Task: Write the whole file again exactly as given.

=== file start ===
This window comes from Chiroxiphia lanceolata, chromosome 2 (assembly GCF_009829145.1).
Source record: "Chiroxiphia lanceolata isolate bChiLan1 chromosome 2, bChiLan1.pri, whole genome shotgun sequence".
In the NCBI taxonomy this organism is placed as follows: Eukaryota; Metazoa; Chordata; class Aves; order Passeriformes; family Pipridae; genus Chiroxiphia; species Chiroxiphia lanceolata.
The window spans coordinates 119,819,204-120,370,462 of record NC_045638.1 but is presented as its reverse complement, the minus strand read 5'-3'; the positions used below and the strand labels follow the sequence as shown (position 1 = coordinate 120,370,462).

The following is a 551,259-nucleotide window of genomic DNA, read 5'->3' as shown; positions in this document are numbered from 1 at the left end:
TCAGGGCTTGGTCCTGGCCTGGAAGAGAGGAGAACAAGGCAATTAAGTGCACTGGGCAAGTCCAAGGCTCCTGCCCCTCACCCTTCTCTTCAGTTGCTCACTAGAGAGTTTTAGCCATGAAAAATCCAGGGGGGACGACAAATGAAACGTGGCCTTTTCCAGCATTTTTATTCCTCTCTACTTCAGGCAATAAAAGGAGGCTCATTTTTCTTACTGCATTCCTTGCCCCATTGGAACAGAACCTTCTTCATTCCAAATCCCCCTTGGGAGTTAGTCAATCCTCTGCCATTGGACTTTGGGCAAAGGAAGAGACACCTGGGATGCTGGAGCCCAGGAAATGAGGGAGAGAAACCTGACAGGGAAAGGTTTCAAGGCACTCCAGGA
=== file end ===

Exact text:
This window comes from Chiroxiphia lanceolata, chromosome 2 (assembly GCF_009829145.1).
Source record: "Chiroxiphia lanceolata isolate bChiLan1 chromosome 2, bChiLan1.pri, whole genome shotgun sequence".
In the NCBI taxonomy this organism is placed as follows: Eukaryota; Metazoa; Chordata; class Aves; order Passeriformes; family Pipridae; genus Chiroxiphia; species Chiroxiphia lanceolata.
The window spans coordinates 119,819,204-120,370,462 of record NC_045638.1 but is presented as its reverse complement, the minus strand read 5'-3'; the positions used below and the strand labels follow the sequence as shown (position 1 = coordinate 120,370,462).

The following is a 551,259-nucleotide window of genomic DNA, read 5'->3' as shown; positions in this document are numbered from 1 at the left end:
TCAGGGCTTGGTCCTGGCCTGGAAGAGAGGAGAACAAGGCAATTAAGTGCACTGGGCAAGTCCAAGGCTCCTGCCCCTCACCCTTCTCTTCAGTTGCTCACTAGAGAGTTTTAGCCATGAAAAATCCAGGGGGGACGACAAATGAAACGTGGCCTTTTCCAGCATTTTTATTCCTCTCTACTTCAGGCAATAAAAGGAGGCTCATTTTTCTTACTGCATTCCTTGCCCCATTGGAACAGAACCTTCTTCATTCCAAATCCCCCTTGGGAGTTAGTCAATCCTCTGCCATTGGACTTTGGGCAAAGGAAGAGACACCTGGGATGCTGGAGCCCAGGAAATGAGGGAGAGAAACCTGACAGGGAAAGGTTTCAAGGCACTCCAGGA